It’s interesting. I walked up to Benny Carter the other night, and he said, “Gee, I’d love to do an album with you,” and it stunned me. I turned to Quincy and said, “Hey, Carter wants to make an album with me,” and he said, “Great idea.” None of us said, “He’s 89.”
You want to be as enthused and as young as you ever were. I can stand next to a rock ‘n’ roll band and get just as excited as anyone else in that room. The music is what rules for me. I don’t think you can class yourself. The age-level thing is all about your personal energy.
BILLBOARD: And you’ve never lacked energy. I heard that you once had Billy Joel, Paul Simon and Stephanie Mills recording at the same time in different rooms at A&R, and you went from session to session, literally working around the clock. What was that like?
RAMONE: It was totally nuts! You could plan your life as well as you wanted to, but sometimes somebody would cancel a booking, or somebody would come in unexpectedly. And the collision was fun, but it was crazy. ABC did a documentary called “The Professionals” where they followed me through a day with Stephanie, Paul and Billy, and it all started to collide. And it’s funny, because the guy who produced the documentary had no idea that Paul and Billy had a running gag figured out. Billy talked about this singer, kind of a Paul Simon-ish guy, and Paul talked about Billy, and they both said things like, “Thank God you’re not working with that guy, Phil.” And the producer didn’t figure it out until he got to the editing room (laughs).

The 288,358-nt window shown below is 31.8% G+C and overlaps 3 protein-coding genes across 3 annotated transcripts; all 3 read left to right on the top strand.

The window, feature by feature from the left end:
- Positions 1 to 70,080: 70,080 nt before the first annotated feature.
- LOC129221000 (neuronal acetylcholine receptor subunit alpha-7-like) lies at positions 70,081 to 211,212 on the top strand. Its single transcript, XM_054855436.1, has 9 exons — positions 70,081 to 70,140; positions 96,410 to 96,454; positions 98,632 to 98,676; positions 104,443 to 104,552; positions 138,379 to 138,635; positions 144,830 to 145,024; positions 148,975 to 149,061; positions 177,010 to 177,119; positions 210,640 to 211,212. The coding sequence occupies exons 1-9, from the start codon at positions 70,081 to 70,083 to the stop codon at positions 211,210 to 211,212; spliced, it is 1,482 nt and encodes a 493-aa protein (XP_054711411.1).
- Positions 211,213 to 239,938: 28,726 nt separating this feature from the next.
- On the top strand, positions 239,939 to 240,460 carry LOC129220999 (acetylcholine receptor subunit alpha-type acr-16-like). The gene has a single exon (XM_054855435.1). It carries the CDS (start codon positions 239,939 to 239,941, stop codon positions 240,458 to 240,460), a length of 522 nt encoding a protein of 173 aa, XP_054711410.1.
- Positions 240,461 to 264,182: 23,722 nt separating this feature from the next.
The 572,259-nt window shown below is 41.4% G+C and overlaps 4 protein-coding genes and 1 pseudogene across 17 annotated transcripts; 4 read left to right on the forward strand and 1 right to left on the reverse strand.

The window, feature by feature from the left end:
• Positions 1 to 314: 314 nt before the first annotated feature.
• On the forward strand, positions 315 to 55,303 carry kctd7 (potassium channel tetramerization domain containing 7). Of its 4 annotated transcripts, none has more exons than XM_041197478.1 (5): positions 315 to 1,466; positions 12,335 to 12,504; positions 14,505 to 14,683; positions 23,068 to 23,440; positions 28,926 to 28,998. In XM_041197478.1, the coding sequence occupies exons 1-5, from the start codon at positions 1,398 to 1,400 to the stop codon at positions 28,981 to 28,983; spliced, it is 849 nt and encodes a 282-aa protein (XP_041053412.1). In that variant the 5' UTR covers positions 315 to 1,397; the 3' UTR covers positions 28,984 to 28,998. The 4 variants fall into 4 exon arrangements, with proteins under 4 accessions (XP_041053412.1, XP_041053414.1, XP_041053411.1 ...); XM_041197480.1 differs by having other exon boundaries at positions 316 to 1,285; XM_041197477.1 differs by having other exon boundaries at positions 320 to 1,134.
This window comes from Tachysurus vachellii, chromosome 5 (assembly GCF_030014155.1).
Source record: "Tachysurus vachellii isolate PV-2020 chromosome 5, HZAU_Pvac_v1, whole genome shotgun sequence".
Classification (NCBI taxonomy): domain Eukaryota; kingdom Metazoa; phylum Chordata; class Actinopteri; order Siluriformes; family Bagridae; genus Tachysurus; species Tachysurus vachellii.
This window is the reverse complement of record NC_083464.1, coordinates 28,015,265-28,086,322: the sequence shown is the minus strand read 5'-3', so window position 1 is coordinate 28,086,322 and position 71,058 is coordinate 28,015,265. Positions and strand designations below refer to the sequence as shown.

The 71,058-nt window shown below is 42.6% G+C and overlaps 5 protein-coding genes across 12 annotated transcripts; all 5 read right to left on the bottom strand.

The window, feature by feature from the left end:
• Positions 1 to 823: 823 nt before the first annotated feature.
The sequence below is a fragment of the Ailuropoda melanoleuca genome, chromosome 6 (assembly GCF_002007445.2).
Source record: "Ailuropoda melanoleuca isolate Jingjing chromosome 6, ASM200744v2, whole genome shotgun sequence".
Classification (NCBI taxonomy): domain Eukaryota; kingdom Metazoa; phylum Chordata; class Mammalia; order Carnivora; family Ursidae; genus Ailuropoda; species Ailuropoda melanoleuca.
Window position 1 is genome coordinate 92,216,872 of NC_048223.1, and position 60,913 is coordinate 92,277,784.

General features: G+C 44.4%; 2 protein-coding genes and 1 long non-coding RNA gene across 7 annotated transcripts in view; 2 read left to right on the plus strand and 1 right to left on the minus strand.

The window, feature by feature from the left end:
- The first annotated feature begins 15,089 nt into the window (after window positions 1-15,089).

I didn’t take on those sessions to be a musical whore. Nobody wants to do that. But sometimes it happens. What may be the start of the demo portion of an album becomes the album, and another artist may feel they should spend more time finishing their vocals. Also, Paul had been used to getting the studio and his favorite engineer at any time, and I assured him that that was the way it would be.
Now, he might book a week in the studio, and after the second day say, “I’m out of here, it’s not right.” And the studio manager would say, “You can’t do that,” and I’d say, “Yes, I can.” That’s how eventually the separation between me as producer and me as a studio-owner had to come about. Because great artists deserve the room. And if there’s suddenly four days open, you call up a young group and say, “This time is yours.” That’s how you develop a loyalty from the artist to come back for other projects.
BILLBOARD: The artists with whom you are most closely identified — Paul Simon, Billy Joel, Barbra Streisand, Frank Sinatra — are indelibly associated with New York. Is this just a coincidence, or is there some deeper connection?
RAMONE: There’s a lot about New York that is unique, and there’s always a culture and a subculture going on everywhere. You get a tremendous emotional contact with people in every borough. It’s 10 or 15 countries in a 20-mile area. It’s amazing.